• transLectures: Transcription and translation of video lectures
  • Period: 1/11/2011 – 31/10/2014
  • Project website: http://www.translectures.eu
  • Project supported by the European Union’s Seventh Framework Programme (FP7/2007-2013) under grant agreement no. 287755.

transLectures, an EU-funded project to develop innovative, cost-effective tools for the automatic transcription and translation of online educational videos.

Project partners: Universitat Politècnica de València – MLLP (Spain; coordinator), Institut Jožef Stefan (Slovenia), RWTH Aachen University (Germany), Xerox S.A.S. (France), European Media Laboratory GmbH (Germany), Deluxe Media Europe (UK), Knowledge for All Foundation (UK; third party).

Online collections of video material are fast becoming a staple feature of the Internet and a key educational resource. In transLectures, we have developed technologies and tools that allow organizations to add multilingual subtitles to these videos, making their contents available to a much wider audience in a way that is cost-effective and sustainable over the vast collections of online video lectures being generated. Automatic transcription tools have been developed to provide verbatim subtitles of the talks recorded on video, thereby allowing the hard-of-hearing to access this content; language learners and other non-native speakers also benefit from these monolingual subtitles. At the same time, machine translation tools have been developed to make these subtitles available in languages other than that in which the video was recorded.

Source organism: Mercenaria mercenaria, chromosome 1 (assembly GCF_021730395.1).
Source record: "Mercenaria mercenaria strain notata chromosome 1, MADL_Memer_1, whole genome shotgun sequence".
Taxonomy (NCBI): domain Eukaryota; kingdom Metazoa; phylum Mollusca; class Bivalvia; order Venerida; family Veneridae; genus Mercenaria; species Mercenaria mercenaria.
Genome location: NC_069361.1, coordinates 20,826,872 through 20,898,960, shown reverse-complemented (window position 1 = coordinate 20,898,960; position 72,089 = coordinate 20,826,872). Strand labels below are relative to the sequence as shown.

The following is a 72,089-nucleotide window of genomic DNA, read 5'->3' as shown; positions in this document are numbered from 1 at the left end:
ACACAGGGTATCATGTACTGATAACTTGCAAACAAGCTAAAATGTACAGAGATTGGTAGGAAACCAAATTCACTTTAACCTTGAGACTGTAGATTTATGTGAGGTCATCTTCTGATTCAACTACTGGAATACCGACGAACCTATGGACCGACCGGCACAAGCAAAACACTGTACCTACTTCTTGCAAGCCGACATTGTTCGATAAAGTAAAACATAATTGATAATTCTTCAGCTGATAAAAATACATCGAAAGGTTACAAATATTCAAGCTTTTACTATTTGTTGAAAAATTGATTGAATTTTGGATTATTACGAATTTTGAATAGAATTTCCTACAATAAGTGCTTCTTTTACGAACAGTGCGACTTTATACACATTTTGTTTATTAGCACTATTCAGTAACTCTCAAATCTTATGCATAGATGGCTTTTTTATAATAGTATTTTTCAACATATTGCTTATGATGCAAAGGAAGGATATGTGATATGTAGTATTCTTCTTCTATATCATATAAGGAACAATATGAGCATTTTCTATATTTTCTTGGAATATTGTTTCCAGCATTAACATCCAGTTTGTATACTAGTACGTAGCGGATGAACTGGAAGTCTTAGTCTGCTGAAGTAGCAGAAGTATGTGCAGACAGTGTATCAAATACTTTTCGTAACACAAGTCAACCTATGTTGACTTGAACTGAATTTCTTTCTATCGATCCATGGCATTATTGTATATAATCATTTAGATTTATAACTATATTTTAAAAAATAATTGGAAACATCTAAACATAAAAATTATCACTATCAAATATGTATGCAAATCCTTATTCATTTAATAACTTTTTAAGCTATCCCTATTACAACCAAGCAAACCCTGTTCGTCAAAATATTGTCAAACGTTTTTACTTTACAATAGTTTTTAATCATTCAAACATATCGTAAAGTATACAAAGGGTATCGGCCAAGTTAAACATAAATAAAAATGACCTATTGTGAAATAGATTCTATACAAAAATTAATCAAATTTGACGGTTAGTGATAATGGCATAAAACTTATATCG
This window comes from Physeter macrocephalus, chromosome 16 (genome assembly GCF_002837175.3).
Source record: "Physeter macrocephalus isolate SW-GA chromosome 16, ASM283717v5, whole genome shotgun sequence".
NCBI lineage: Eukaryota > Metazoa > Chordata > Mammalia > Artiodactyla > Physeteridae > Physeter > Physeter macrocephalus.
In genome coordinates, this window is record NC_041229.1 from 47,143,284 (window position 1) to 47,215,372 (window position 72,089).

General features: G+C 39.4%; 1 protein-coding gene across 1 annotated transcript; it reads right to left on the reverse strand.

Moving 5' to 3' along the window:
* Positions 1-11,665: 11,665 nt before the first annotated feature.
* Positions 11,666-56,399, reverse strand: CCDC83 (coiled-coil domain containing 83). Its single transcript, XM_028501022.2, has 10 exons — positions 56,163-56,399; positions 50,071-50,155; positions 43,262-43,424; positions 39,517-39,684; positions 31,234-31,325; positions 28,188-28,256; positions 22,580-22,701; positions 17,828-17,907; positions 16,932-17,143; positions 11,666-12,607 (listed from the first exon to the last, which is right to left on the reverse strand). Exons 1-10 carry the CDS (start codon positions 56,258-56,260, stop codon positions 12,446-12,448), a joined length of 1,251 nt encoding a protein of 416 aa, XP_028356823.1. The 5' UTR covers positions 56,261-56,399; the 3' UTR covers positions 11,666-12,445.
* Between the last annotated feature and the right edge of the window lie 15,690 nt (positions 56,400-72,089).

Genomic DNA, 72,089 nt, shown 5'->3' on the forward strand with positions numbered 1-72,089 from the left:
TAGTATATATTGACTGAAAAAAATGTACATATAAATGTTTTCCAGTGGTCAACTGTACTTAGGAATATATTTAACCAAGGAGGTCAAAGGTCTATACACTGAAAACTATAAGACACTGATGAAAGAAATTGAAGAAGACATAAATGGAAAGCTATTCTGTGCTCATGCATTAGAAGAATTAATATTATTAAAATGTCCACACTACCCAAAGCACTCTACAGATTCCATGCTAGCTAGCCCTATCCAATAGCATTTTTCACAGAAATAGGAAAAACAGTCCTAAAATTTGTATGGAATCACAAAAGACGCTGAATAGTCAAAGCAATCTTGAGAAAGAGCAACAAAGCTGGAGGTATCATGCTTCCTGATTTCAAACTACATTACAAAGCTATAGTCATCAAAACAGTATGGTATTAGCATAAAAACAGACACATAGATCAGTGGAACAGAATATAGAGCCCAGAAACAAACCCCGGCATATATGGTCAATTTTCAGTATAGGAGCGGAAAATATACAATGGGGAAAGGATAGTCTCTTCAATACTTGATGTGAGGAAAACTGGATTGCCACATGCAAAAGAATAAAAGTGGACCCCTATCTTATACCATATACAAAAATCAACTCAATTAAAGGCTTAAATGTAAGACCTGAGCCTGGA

• Massive adaptation for the improvement of transcription and translation quality: Massive adaptation of acoustic models has been particularly effective in improving ASR systems. Strong gains were obtained in all tasks by using multilingual Deep Neural Networks. Massive adaptation of language models has also had a strong positive effect on the results achieved. The idea of taking advantage of video lecture slides was remarkably effective, and also the use of relevant documents mined from the web. In the case of translation models, massive adaptation has also shown to be very effective, with most of the work having been concentrated on the development and assessment of various techniques of data selection such as TM cross-entropy or infrequent n-gram selection.

    The following charts show the scientific results obtained by the MLLP across the languages and language combinations we covered in transLectures. An important part of the progress shown is due to the development and application of massive adaptation techniques.

Transcription (Automatic Speech Recognition) results are reported based on the Word Error Rate (WER). When reading this chart, the lower the WER, the higher the transcription quality.

Translation (Machine Translation) results are reported based on the Bilingual Evaluation Understudy (BLEU) quality metric. When reading this chart, the higher the BLEU, the higher the translation quality.

For more details on these scientific results, see transLectures’ D6.1.3: Final report on scientific evaluations).